Speaking about the benefits of Train for Tomorrow, Mr. Isaac Affoh, headmaster of Bosovilla Presbyterian Basic School, said:

“Our classrooms are now modernised and have become very conducive for teaching and learning. Teachers enjoy lessons as much as pupils and academic performance is improving steadily, thanks to the  Varkey Foundation’s Train for Tomorrow project.”

His Excellency Tariq Al Gurg, Chief Executive Officer at Dubai Cares, said:

“We believe that teacher training is the cornerstone of ensuring quality education. We also value and invest in innovative solutions aimed at eliminating obstacles that prevent children from having access to quality education. With Train for Tomorrow, our aim is to improve the quality of teaching, and create a positive teaching and learning experience for children in Ghana, through an innovative program model by utilizing technology.

“The learnings from the final evaluation of the program which has concluded, will contribute to the growing evidence surrounding teacher training modalities, helping strengthen the design and delivery of teacher training programs in developing countries.”

In addition to the independent evaluation of the programme, Varkey Foundation monitoring during summer 2016 found that:

  • Nine in 10 Instructional Leaders (teachers that undergo the initial training from the master trainers in Accra, and cascade it through their schools) had changed their way of teaching since undergoing Train for Tomorrow;
  • Eight in 10 Instructional Leaders indicated a change in pupil attitude since starting Train for Tomorrow;
  • Seven in 10 Wave 3 teachers had changed their way of teaching since starting Train for Tomorrow;
  • 74 per cent of teachers were communication lesson objectives (important for setting pupils’ expectations and helping facilitate achievement).

The findings on Train for Tomorrow come shortly after a similar independent evaluation of another interactive distance-learning programme that is aimed directly at pupils.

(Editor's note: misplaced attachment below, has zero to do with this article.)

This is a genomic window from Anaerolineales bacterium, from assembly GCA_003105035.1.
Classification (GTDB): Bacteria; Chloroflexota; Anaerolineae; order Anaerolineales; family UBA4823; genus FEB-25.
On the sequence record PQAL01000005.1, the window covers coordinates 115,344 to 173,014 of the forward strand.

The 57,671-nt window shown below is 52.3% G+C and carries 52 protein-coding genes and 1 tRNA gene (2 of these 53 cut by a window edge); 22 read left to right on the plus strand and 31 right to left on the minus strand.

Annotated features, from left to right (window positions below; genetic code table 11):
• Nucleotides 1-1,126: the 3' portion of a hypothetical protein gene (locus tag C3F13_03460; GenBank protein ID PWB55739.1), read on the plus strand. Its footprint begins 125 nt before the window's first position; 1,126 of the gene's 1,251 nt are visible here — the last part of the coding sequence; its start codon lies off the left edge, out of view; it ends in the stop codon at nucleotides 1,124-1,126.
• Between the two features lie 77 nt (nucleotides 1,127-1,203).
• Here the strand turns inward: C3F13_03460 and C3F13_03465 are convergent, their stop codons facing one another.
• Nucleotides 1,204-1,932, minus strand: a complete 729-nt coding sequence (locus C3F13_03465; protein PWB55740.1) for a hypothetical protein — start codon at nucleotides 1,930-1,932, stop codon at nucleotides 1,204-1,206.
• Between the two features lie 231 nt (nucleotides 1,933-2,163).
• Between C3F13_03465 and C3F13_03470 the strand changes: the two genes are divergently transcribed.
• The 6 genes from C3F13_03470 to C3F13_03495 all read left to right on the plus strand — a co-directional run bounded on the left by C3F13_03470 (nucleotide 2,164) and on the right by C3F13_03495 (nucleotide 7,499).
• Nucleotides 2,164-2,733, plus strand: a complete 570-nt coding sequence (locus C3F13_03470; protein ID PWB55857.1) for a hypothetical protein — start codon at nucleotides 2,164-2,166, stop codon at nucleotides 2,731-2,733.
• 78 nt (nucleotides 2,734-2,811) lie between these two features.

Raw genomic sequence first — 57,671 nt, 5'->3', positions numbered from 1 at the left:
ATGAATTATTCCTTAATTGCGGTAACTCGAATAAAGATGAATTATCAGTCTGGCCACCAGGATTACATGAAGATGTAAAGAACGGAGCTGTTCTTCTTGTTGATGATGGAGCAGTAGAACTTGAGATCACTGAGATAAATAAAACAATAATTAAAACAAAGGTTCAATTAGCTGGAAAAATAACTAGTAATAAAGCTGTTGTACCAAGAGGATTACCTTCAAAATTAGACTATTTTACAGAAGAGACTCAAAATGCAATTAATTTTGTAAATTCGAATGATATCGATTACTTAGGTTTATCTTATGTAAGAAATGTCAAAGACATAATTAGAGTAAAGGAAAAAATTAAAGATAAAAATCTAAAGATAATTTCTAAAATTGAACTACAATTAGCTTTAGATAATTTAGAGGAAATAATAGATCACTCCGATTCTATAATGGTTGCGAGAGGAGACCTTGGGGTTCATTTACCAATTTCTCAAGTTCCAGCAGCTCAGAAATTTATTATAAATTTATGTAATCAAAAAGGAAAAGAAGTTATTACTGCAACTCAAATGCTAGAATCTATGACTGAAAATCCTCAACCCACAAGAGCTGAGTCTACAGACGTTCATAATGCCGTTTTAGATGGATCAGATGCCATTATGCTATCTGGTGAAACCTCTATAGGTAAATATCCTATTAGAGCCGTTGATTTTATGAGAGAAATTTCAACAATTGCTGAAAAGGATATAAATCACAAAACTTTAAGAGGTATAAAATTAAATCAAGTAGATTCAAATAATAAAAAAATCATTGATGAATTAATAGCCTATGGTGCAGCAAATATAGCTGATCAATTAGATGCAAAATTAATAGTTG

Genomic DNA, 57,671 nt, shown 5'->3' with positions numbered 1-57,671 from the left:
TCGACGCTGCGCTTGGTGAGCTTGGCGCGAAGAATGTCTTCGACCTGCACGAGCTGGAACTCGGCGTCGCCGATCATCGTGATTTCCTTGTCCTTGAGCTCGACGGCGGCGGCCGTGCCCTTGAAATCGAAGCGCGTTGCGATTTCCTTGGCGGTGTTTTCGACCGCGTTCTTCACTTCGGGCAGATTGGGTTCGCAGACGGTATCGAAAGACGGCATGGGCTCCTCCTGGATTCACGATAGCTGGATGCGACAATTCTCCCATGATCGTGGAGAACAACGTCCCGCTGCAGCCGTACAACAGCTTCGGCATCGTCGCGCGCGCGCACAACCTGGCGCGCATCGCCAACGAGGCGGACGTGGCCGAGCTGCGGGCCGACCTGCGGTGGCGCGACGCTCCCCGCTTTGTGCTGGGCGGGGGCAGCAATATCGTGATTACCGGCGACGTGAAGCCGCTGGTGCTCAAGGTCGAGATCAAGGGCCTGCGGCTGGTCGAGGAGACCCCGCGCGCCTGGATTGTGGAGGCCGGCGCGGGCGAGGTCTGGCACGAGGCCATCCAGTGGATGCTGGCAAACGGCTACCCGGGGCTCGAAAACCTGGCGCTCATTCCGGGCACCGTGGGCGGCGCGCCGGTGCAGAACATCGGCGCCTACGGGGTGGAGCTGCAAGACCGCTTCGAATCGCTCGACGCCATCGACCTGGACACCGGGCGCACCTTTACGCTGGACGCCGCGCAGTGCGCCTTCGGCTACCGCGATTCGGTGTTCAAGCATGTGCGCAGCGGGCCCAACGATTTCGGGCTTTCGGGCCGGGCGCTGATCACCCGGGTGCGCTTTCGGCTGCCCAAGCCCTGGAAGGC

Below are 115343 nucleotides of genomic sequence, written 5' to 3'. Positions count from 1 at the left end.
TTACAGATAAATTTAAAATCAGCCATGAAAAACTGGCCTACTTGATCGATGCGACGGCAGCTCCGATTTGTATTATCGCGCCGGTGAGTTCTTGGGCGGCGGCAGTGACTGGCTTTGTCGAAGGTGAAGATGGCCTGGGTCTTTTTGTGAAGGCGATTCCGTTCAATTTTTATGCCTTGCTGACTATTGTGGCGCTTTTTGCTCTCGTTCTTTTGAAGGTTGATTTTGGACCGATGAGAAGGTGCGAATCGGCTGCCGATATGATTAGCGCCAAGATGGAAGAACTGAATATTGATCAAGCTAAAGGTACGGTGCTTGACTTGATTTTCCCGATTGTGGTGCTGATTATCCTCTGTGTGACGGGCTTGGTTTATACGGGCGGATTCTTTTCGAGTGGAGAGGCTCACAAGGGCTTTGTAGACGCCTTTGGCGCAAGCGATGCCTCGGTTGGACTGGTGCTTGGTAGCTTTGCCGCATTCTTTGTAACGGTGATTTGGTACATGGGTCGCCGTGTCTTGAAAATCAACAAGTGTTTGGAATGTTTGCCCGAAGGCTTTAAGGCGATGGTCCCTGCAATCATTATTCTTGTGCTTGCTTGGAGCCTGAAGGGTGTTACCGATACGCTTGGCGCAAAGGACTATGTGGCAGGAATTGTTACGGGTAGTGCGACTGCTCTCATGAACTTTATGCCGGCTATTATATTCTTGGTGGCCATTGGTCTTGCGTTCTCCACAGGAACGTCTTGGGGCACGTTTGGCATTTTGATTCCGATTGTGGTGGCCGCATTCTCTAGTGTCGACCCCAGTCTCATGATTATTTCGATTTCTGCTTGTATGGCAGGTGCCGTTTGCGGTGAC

Making Ghanaian Girls Great! (MGCubed), a three-year pilot project funded by the Department for International Development (DFID) and run by the Varkey Foundation, is the first project in the country to use interactive distance learning technology to deliver Maths and English lessons daily to 10,000 girls (and boys) in 72 government schools in some of the most deprived communities.

The schools are equipped with solar panels and a satellite connection in order to link with live broadcasts of lessons from highly-qualified teachers, using internationally-approved teaching methods, from a studio in Accra.

Independent evaluation of MGCubed conducted by Innovations for Poverty Action (IPA), published in August, showed the model has had a significant impact on increasing literacy and numeracy skills among marginalised girls and boys.  In literacy tests, MGCubed students were able to read between 3.21-3.74 more words per minute than those in regular classes; and in numeracy tests MGCubed teaching was found to increase average scores by the equivalent of one school year.

The Varkey Foundation last month also opened new studios to enable it to continue to deliver its high quality interactive distance learning programmes.  

Whereas the programmes initially operated from three studios, a move to new offices means the Foundation has increased the number of studios to five.  As well being larger, they’ve also been fitted with the latest technology to help the Foundation to continue to deliver high quality education and training to children and teachers across the country.

NEW RESEARCH SHOWS IMPACT OF GHANA’S FIRST INTERACTIVE DISTANCE LEARNING EDUCATION PROGRAMME

Pupils benefiting from MGCubed programme reading more words more minute and are one year ahead of their peers in maths tests

New research to be published shows the extensive impact an innovative distance-learning programme is having on the educational attainment and life chances of marginalised girls and boys in Ghana.

Making Ghanaian Girls Great! (MGCubed), a three-year pilot project funded by the Department for International Development (DFID) and run by the Varkey Foundation, is the first project in the country to use interactive distance learning technology to deliver Maths and English lessons daily to more than 10,000 girls – and boys – in 72 government schools in some of the most deprived communities.